On “Penalties under pressure”

This tweet has been making the rounds:

The statistic itself was based on a BBC study of all World Cup penalty kicks, and it certainly piqued my interest. A psychological effect based on the kick’s pressure, and one with this effect size – 93% vs. 44% – is enough to have a drastic impact on games.  Further, it could potentially impact how coaches would select their players. Lastly, the linkage of this type of finding would no doubt tie into other sports, for example in the shootouts that end regular season hockey games, and potentially into other walks of life.

While I don’t have access to the BBC’s data, I did have a spare moment to dig deeper.

(1) While the BBC study looked at every World Cup game decided by PK’s, “every World Cup game decided by PK’s” amounted to just 22 games.

(2) By looking at the exact percentages shown (e.g., only a limited number of fractions yield percentages of 44% and 93%), I’m pretty sure that the fractions being compared are 13/14 (93%) and 7/16 (44%).

Here’s why: Using those fractions, the 13 successful kicks to win the PK and the 9 failures to extend the PK are both events that end the game, and of course, 13 + 9 = 22 total games. The 1 failure to close out a win, and the 7 successful attempts in the face of elimination, would have caused the PK to go on.

(3) The difference between 13/14 and 7/16 is notable, but that’s about all I’d call it.  That’s a pretty small sample of kicks.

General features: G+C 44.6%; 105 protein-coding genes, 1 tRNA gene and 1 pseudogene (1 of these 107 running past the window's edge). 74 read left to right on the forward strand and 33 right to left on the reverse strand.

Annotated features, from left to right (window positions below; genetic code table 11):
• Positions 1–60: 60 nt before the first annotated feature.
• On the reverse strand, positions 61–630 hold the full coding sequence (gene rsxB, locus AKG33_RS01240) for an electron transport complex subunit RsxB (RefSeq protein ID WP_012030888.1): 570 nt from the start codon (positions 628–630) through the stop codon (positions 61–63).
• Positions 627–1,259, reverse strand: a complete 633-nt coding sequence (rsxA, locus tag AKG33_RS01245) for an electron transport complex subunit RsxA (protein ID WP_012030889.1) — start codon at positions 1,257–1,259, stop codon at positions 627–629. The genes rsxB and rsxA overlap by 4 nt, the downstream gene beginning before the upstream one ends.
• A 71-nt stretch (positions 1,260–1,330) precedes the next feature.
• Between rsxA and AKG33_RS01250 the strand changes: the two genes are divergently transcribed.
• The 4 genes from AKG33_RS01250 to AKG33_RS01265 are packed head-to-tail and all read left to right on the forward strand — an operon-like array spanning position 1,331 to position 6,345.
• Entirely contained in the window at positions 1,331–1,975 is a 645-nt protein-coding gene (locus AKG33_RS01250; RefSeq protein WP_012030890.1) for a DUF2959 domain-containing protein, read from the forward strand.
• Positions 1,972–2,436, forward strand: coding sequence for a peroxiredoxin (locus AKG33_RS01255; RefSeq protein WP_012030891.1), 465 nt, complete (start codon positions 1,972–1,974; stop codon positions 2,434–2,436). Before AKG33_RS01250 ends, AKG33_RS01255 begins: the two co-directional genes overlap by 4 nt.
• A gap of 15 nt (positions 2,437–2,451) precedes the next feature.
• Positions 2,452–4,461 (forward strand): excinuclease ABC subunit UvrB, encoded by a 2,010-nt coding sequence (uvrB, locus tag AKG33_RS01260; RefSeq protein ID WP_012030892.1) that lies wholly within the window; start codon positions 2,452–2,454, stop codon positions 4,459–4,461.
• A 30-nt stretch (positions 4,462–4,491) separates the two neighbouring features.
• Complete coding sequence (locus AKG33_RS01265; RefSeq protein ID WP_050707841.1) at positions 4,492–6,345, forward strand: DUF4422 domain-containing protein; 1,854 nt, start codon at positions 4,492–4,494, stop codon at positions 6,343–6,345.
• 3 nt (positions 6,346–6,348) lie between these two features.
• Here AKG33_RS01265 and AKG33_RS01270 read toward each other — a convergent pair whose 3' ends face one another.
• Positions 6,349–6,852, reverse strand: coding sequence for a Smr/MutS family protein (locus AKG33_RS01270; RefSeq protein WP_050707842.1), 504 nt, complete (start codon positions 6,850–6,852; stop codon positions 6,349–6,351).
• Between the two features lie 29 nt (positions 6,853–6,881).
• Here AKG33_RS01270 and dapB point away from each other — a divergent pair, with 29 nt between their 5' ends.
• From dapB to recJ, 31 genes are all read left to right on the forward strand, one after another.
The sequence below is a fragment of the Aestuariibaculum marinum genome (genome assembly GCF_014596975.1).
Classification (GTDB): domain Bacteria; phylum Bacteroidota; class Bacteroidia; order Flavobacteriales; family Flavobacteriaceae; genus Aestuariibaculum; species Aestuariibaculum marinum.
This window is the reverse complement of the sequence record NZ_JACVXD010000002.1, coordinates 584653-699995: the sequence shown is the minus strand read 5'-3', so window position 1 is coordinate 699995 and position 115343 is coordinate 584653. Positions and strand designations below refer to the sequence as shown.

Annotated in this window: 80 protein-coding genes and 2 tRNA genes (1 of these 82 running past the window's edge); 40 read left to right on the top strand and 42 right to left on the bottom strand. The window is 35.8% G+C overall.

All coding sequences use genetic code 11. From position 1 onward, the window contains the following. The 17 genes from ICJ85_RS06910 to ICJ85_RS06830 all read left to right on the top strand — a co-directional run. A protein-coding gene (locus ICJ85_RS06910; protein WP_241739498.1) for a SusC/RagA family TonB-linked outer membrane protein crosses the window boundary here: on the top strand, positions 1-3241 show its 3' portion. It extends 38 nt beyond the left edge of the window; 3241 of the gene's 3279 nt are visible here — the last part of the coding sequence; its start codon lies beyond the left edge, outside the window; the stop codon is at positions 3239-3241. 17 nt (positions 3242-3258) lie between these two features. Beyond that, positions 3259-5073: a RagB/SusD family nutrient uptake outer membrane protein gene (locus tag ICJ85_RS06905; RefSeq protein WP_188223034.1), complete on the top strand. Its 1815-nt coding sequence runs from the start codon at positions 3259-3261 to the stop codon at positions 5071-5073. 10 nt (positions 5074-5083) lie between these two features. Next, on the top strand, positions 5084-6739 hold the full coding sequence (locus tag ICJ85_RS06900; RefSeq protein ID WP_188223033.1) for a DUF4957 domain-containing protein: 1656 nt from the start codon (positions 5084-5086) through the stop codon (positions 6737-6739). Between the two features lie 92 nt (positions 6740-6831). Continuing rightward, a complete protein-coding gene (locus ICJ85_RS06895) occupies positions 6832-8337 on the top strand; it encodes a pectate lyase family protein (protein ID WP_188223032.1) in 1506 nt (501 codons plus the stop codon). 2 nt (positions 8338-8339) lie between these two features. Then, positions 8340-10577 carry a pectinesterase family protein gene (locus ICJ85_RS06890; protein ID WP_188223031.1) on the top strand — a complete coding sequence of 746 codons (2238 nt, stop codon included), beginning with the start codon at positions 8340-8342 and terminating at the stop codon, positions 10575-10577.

(4) There’s one more interesting aspect to this statistic. Let’s operate under the assumption that some teams (either because of field players, goalies, or both) might be slightly better at PK’s than others. While I don’t know this for sure, (i) I’ve argued that hockey shootouts aren’t random and (ii) I checked the “Live Betting” line during the Brazil Chile game, and the implied lines of online sportsbooks had Brazil as a 54% shootout favorite.

If some teams are better at the shootout than others, then we might have a bit of selection bias in these numbers. Teams with opportunities to close out the game with a successful kick might be just better than those who have to make a kick just to keep their team’s chances alive.

Of course, I wouldn’t argue that team-to-team differences in PK’s are enough to account for a difference between 93% and 44%, but that could be part of it.

(5) When in doubt, go to Google Scholar. Not surprisingly, PK outcomes have been analyzed before. Here are some findings.

Collectivist nations performed better on shootouts than individualistic ones. This one I need to save and read at a later date.

Younger players are better at converting PK’s than older players. Interesting, because I would’ve expected the opposite to be the case

-In the same article linked above, the author’s found that World Cup conversion (71% success rate) were lower than those in other competitions with less pressure (European Championships, Copa Americana)

-Same article: here’s the success rate by attempt, using the larger sample size of games

  • First kick 86.6%
  • Second kick 81.7%
  • Third kick 79.3%
  • Fourth kick 72.5%
  • Fifth kick 80%
  • ‘Sudden death’ kicks 64.3%

Behavior on the walk up to the kick- called a player’s “valor” – was associated with a kick’s success

If coaches were smart, they’d consider using one of their substitutes on a back-up goalie who was better at stopping PK’s than the starter

-In hockey, home teams performed worse than expected on shootouts. This result is difficult to verify using World Cup data, of course, but I thought it was relevant.


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